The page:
The goal of animal feed producers is to achieve better nutrient utilisation and animal performance plus an optimised resource use. When it concerns the internal operational process, feed mill efficiency is among the primary issues. How can we retain the moisture level so that the total weight loss is limited, especially in light of increasing raw material costs?
By Paul Koolen, Product Manager Fylax, Selko Feed Additives
The moisture retention in feed may be associated with one simple action and result, but there are several other interesting aspects besides the actual moisture content. These are feed quality, economic consequence due to retained finished feed weight, reduced energy usage in the feed mill, long lasting antifungal effect, and more recently, an automated dosing and control system.
Moisture profile of feed
Moisture content is an important indicator of feed weight variation between the originally purchased raw materials and the finished products to be supplied to market. Raw materials have an average moisture content of 12%. A typical moisture profile of feed during manufacturing process is illustrated in Figure 1 (see attached pdf). The moisture content of raw materials drops during the process of grinding and mixing, subsequently increasing during the conditioning.
The sprayed steam, however, evaporates again while being cooled. As a result, the moisture content of the finished product is usually between 0.5-1% lower than the initial moisture content of the raw materials. Figure 1 (see attached pdf) shows a gap between the two lines; the higher moisture content throughout the processing is achieved by adding a surfactants mixture to the feed.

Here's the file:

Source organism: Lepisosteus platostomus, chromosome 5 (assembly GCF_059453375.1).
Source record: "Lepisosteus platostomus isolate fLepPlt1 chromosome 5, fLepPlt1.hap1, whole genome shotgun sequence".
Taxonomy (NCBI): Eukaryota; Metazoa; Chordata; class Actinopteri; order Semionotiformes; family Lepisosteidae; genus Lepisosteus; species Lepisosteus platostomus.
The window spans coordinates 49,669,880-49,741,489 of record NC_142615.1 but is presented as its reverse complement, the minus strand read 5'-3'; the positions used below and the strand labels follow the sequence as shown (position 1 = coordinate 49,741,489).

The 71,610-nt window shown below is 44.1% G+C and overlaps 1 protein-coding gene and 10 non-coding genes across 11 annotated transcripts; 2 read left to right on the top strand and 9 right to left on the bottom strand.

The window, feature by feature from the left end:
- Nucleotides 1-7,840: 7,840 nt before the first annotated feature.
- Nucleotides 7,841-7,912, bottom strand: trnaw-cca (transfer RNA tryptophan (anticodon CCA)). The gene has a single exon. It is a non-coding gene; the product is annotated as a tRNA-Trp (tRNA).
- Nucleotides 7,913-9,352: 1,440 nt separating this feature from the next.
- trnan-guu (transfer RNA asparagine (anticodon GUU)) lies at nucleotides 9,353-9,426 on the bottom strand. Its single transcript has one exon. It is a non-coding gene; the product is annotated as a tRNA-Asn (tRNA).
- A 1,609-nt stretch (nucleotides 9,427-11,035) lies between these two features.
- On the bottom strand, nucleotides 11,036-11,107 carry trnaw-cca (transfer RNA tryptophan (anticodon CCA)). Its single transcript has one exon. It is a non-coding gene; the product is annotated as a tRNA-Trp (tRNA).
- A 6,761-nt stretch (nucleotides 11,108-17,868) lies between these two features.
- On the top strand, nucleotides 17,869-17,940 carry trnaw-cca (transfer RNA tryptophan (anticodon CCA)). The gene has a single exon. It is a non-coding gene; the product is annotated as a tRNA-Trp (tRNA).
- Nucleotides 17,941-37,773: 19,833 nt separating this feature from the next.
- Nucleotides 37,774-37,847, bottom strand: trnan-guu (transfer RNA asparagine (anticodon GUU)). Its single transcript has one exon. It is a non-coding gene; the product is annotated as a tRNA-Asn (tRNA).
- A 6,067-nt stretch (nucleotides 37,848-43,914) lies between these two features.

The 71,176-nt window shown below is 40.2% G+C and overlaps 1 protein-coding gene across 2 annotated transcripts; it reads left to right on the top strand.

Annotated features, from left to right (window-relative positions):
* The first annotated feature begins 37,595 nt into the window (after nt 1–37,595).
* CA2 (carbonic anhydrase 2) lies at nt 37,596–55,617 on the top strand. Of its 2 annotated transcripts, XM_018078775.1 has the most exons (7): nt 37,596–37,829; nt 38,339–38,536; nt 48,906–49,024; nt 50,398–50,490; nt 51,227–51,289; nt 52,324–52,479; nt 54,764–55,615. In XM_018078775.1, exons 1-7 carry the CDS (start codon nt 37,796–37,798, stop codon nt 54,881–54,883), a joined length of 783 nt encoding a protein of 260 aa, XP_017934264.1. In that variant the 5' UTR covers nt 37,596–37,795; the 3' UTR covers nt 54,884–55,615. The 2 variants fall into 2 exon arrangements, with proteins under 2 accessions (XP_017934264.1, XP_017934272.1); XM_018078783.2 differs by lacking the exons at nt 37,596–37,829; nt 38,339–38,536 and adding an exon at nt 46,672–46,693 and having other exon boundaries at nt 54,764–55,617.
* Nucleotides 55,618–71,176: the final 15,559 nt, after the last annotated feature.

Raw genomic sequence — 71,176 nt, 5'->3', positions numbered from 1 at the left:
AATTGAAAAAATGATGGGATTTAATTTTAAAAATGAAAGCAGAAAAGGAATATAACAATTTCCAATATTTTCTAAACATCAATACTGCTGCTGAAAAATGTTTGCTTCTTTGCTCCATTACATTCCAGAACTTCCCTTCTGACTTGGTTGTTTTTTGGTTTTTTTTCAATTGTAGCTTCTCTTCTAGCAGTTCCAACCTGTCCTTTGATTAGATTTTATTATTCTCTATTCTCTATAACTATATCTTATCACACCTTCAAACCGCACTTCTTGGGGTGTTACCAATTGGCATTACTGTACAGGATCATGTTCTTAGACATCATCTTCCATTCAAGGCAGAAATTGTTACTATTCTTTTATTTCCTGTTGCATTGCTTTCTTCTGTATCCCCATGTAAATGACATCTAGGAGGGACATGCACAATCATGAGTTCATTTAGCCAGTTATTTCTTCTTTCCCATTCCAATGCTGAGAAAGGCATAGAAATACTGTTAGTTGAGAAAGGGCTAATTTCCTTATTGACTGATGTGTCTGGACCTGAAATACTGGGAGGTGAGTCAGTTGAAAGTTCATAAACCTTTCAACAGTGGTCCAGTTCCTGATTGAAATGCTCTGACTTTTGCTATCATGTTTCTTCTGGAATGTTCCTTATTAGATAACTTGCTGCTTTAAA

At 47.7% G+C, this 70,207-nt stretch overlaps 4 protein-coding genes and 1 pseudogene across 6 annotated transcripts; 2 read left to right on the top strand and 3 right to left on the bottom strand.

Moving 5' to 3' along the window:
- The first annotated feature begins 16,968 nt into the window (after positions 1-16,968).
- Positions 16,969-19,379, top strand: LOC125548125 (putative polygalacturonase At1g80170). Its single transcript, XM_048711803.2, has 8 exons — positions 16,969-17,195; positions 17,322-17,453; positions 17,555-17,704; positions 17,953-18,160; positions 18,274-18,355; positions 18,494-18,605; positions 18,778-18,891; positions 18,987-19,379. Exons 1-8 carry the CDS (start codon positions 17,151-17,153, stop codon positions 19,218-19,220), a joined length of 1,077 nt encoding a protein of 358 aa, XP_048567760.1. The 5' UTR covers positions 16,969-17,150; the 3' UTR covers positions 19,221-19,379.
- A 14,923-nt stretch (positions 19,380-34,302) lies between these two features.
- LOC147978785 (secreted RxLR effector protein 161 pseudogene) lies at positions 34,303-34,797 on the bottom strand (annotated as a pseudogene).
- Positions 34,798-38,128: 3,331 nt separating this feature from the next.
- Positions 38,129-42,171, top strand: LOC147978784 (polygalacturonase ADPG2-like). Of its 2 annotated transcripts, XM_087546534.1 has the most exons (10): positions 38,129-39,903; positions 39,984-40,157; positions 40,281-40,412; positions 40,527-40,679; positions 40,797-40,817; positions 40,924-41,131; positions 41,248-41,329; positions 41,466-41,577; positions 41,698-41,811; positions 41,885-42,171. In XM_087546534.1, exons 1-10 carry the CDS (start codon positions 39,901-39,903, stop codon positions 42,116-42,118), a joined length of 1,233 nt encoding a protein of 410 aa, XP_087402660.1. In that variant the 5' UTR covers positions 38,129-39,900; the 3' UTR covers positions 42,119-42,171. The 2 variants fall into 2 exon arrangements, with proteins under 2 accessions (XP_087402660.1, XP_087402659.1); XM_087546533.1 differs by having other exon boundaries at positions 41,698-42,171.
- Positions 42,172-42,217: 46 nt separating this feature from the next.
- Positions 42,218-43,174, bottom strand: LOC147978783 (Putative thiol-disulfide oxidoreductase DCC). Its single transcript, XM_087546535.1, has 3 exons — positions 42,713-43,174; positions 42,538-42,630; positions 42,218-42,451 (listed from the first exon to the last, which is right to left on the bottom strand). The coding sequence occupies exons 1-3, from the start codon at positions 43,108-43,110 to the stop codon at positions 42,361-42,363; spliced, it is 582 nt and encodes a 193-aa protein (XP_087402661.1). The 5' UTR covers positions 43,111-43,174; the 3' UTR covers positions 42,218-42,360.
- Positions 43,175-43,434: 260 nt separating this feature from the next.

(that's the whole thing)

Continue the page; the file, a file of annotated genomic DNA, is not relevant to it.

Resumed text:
Surfactants acting as a pelleting aid
(Figure 2 – see attached pdf) Use of surfactants in combination with the added moisture is an effective method to improve the moisture retention in finished feed. Surfactants are known to reduce the surface tension of water, allowing better penetration and improved distribution. The surfactant ensures that the water is evenly distributed throughout the feed material, not only remaining on the surface of the particles. The dispersion of non-corrosive, safe to handle organic acids in water enhances the quality of the final feed without causing adverse effects on the shelf life. The surfactants mixture also acts as a lubricant in the pelletiser.
Other advantages of adding the surfactants mixture are the economical and energy savings. On average the pelletiser accounts for half the energy consumed at a feed mill. The hydrating solution leads to less friction in the die of the pelletiser which results in less amperage used and higher throughput.
Sufficient moisture content and temperature of the conditioner using saturated or dry steam is key in achieving gelatinisation of starch and reaching glass transition temperature by improving the hardness and durability of the pellet. The surfactants act as a pelleting aid to distribute the added water and contribute to achieving the sticky effect via the gelatinisation during the conditioning process.